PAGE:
For normal file systems different attributes like `mtime, ctime and atime exists to record the times of changes to files. Those values might change if and when files are copied to other locations like remote filesystems or object storages. Because of this, backmon internally uses 4 different types of timestamps:
|Timestamp||Meaning||Default for files in local storage||Default for files in S3|
|The time when the file has been initally created. This timestamp is the same if the file is copied to another location||mtime||Timestamp of upload|
|The time when the file were last modified||mtime||Timestamp of upload|
|The time when the file were moved to a long-term storage||mtime||Timestamp of upload|
|Based upon the file's and parent directories names, the timestamp of the file is calculated||interpolation with defaults from mtime||interpolation with defaults from timestamp of upload|
As you can see in the Default for... columns, by default they point all to the same value. To overwrite those timestamps with your own values, you can use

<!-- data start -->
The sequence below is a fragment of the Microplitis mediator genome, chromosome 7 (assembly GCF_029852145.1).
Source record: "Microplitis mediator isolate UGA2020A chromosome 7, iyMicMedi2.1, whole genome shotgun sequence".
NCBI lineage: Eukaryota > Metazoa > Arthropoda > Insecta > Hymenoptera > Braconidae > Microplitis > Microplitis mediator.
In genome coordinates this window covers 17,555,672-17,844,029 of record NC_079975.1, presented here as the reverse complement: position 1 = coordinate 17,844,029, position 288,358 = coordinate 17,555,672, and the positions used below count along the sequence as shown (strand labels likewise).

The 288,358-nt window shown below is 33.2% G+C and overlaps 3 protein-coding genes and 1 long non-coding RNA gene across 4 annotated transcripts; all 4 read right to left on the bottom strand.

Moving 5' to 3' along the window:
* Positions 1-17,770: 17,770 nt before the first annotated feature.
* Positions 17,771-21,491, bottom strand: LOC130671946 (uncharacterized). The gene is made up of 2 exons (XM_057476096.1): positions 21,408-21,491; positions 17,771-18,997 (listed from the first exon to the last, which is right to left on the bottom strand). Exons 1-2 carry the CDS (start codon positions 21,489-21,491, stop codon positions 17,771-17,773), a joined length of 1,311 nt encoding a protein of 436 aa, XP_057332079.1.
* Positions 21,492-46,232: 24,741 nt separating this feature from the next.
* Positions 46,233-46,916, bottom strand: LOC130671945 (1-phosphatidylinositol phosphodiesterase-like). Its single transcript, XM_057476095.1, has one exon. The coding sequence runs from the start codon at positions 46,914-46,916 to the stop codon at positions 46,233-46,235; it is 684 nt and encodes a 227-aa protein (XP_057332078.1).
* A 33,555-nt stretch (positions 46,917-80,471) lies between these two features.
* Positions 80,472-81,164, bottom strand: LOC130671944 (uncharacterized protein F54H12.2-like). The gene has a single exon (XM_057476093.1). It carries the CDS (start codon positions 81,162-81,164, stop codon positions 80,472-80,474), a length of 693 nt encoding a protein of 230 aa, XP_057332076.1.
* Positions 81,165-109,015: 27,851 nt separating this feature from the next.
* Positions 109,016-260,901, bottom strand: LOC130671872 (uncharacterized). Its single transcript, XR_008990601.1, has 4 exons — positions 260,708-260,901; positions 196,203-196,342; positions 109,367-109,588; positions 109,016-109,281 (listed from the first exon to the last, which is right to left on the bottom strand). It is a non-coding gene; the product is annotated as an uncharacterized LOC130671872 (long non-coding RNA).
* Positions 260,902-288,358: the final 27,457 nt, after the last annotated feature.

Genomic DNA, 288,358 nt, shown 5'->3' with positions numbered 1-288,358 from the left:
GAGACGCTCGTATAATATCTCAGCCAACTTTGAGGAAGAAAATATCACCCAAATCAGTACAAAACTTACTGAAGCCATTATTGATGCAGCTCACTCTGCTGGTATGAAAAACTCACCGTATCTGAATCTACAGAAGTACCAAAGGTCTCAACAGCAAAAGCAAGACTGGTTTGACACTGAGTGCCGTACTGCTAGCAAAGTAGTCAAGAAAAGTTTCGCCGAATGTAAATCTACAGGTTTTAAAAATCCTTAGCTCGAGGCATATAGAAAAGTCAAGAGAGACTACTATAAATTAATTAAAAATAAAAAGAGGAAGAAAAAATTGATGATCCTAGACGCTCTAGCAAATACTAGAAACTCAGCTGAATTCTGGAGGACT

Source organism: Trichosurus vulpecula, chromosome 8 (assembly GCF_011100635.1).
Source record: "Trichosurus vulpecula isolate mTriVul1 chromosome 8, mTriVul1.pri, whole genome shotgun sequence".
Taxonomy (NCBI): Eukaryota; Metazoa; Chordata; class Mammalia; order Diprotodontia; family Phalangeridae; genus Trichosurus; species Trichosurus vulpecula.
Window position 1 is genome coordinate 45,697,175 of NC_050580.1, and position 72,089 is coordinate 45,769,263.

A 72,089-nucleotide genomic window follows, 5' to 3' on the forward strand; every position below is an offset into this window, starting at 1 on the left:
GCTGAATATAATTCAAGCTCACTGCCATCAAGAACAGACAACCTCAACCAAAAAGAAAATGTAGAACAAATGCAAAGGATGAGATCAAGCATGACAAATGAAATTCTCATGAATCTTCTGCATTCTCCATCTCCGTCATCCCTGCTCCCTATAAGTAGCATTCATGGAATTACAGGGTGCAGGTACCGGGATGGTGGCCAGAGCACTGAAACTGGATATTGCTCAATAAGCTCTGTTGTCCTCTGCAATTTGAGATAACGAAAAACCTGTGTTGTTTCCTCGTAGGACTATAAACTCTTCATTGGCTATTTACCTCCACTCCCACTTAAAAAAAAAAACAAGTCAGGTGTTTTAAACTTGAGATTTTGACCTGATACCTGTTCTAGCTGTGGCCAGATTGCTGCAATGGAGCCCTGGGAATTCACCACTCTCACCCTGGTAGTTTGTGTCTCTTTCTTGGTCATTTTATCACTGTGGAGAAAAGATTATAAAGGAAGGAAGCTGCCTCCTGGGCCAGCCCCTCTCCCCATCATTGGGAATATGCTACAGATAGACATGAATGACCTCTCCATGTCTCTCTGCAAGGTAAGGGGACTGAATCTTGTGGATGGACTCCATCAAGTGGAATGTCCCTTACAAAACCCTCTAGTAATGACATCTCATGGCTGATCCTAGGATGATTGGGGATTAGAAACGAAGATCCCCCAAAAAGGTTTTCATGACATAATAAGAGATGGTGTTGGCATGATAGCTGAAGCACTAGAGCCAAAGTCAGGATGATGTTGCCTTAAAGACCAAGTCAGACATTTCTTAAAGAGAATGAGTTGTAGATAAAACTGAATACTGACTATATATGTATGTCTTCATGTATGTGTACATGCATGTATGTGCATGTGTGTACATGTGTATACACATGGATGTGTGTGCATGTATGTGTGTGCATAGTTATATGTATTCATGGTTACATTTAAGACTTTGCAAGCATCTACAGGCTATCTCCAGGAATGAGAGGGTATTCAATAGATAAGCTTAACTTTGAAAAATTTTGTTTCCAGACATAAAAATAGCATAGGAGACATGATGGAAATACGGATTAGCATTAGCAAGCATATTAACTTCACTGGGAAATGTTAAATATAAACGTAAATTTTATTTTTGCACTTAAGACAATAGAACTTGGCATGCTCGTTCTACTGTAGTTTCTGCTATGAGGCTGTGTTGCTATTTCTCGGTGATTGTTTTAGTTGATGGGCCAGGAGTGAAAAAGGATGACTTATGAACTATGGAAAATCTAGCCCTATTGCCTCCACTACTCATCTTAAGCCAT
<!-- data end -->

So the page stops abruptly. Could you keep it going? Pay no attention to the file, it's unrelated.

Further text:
interpolated_timestamp is calculated by backmon during the file discovery phase. If you have defined a file pattern for your backups which contains date formats like
%d, those values will be applied. For missing parts of the date, the timestamp of the selected
.sort algorithm is used as reference date.
In case that
.sort has not been set or has been set to
interpolation, a fallback to the
modified_at timestamp happens.
.stat / dotstat files
You can override a file's timestamp by using a
.stat file The .stat file has the same filename as the backup file, except that you have to add the suffix
.stat at the end.
If your backup file is named
20220719-postgres.tar.gz, you must name your
Format of .stat files
.stat files have a simple YAML format. backmon recognizes the following keys which corresponds to backmon's timestamp types:
- The difference between
born_atgives the duration in seconds that was needed to create the backup.
- The field
archived_atcan be set if after creating the backup an upload to a long-term archive like S3 does not happen directly. You can simply add the parameter before you upload the backup and dotstat file.
Example format of
Sample script for creating a backup and dotstat file
For example, if you create your backups with pg_dump, you can store the values as follows:
# create dump
echo "born_at: $NOW" >> "$FILE.stat"
pg_dump -U postgres -F t my_database > $FILE
echo "modified_at: $NOW" >> "$FILE.stat"
# for demonstration purposes, sleep some seconds
# copy backup to S3
aws s3 cp "$FILE." s3://my-backup-bucket/
echo "archived_at: $NOW" >> "$FILE.stat"
aws s3 cp "$FILE.stat" s3://my-backup-bucket/